Paid social media influencers on shaky ground with audience as market grows video

Social media celebrities are posting increasingly more paid advertising content on Instagram as the influencer marketing ...

Social media celebrities are posting increasingly more paid advertising content on Instagram as the influencer marketing industry grows in New Zealand.

Instagrammers, Snapchatters and Facebookers could turn against social media celebrities who are being paid to advertise products online.

One expert says the business of paying social media celebrities to promote a brand or product is growing in New Zealand, but the content sticks out like a sore thumb.

Founder of fitness product companies Waist Trainer New Zealand Australia and Luxe Fitness, Iyia Liu, said social media would soon become crowded with brand representatives, and if they promoted products too much they could lose popularity.

Madison Reidy/FAIRFAX NZ

The Social Club campaign manager Georgia McGillivray says her company's influencer marketing platform will help to educate advertising agencies about the trend.

"However if you do not like it, simply do not follow the influencer, so it would be in the influencer's best interest not to over do it."

Call for more honesty and transparency around social media 'influencer' advertising 
The young Kiwis making millions

Liu said an influencer's photo or video of themselves using and endorsing a product was probably not fooling New Zealanders into purchasing it immediately. 

Influencer marketing boosted brand exposure and benefited future sales, she said. 

Liu made millions from her two former businesses that paid celebrities such as Kylie Jenner up to $300,000 to post a photo online wearing her fitness products. 

She said influencer marketing had rapidly become popular because it was cheap but effective because audiences were using social media daily. 

New Zealanders with thousands of Instagram​ followers such as former reality television Bachelor Arthur Green, cancer survivor Jessica Quinn and artist Andrew Steel, have cashed in on the trend.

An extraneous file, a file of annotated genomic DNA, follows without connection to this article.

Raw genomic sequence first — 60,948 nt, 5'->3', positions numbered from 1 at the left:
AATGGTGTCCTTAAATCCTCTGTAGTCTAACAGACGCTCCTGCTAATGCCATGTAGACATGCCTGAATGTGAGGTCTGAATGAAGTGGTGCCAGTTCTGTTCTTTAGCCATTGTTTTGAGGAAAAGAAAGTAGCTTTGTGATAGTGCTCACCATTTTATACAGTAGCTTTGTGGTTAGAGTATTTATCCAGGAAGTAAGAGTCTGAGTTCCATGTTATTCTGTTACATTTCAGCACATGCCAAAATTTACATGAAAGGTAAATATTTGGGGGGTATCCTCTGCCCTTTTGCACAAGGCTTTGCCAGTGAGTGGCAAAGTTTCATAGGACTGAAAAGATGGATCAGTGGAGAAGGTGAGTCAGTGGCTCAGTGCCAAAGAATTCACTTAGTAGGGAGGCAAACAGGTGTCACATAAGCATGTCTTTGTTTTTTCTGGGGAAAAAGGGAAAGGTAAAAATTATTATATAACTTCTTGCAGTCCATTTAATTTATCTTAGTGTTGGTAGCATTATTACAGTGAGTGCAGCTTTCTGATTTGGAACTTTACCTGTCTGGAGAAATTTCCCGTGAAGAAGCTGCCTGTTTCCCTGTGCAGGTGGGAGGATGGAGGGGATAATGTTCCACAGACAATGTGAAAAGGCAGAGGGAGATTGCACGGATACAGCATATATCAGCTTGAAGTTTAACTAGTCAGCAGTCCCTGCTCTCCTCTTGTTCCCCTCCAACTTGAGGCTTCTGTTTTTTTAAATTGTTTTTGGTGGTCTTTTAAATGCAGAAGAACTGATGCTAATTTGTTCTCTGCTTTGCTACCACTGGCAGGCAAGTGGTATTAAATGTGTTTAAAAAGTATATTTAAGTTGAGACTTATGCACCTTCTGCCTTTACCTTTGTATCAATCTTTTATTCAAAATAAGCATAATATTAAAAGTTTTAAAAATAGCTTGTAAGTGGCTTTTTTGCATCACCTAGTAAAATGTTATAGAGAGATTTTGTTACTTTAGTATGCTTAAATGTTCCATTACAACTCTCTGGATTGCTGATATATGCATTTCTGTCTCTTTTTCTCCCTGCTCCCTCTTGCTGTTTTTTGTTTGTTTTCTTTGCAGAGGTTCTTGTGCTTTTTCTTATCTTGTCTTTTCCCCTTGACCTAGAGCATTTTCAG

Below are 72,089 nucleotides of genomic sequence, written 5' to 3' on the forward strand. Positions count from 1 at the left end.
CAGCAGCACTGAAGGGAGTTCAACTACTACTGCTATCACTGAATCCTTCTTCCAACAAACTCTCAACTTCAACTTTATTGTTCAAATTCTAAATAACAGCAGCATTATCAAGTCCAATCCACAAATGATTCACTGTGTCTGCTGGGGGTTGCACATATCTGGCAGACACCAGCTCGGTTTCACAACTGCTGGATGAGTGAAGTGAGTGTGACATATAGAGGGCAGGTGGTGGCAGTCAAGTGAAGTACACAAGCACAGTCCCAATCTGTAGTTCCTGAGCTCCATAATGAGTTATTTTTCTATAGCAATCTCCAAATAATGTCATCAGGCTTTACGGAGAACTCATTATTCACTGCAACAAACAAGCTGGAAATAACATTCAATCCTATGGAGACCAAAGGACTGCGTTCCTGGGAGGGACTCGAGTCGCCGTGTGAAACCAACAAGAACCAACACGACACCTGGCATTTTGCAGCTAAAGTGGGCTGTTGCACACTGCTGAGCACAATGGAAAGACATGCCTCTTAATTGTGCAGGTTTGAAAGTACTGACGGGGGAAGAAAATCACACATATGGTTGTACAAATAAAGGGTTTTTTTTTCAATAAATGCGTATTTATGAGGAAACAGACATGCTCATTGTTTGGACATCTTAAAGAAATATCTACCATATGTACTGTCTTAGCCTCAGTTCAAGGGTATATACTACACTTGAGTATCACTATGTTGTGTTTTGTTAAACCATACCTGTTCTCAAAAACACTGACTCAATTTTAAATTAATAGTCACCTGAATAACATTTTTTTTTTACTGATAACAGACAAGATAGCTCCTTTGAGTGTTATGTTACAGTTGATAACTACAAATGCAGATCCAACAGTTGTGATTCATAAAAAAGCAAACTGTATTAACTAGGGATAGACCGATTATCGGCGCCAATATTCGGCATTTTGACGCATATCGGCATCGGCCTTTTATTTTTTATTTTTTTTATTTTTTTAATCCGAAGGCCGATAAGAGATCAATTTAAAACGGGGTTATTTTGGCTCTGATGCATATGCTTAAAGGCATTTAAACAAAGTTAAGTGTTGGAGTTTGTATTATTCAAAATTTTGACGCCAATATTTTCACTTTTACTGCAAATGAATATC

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Olympic freestyle skier and social media influencer Anna Willcox said promoting a product that an influencer did not genuinely endorse was obvious to their audience.

Willcox said she preferred to advertise products she used or liked, regardless of the pay check.

"There is a thirst for rawness, truth and honesty in this filtered world of ours."

She said New Zealanders were adapting to local celebrities posting paid advertisements online. 

"People realise that these individuals need to pay bills just like the next person."

The Social Club founder Georgia McGillivray said New Zealand's market for such advertising was maturing but was not yet on par with Australia and the United States. 

Her start-up company has aligned 300 brands with more than 2300 social media influencers in New Zealand.

It released its updated two-way marketplace last week. Similar to a modelling website, brands could use the platform to find influencers to promote its campaign, product or service on social media. 

McGillivray said the platform would be an education tool for traditional organisations that had not yet caught onto the influencer marketing trend. 

"In the advertising world there is usually a 10 per cent test budget to engage in new ways of marketing, but many do not use it."

Unless a millennial was at an advertising agency's decision making table, they did not look twice at influencer marketing, she said. 

 - Stuff


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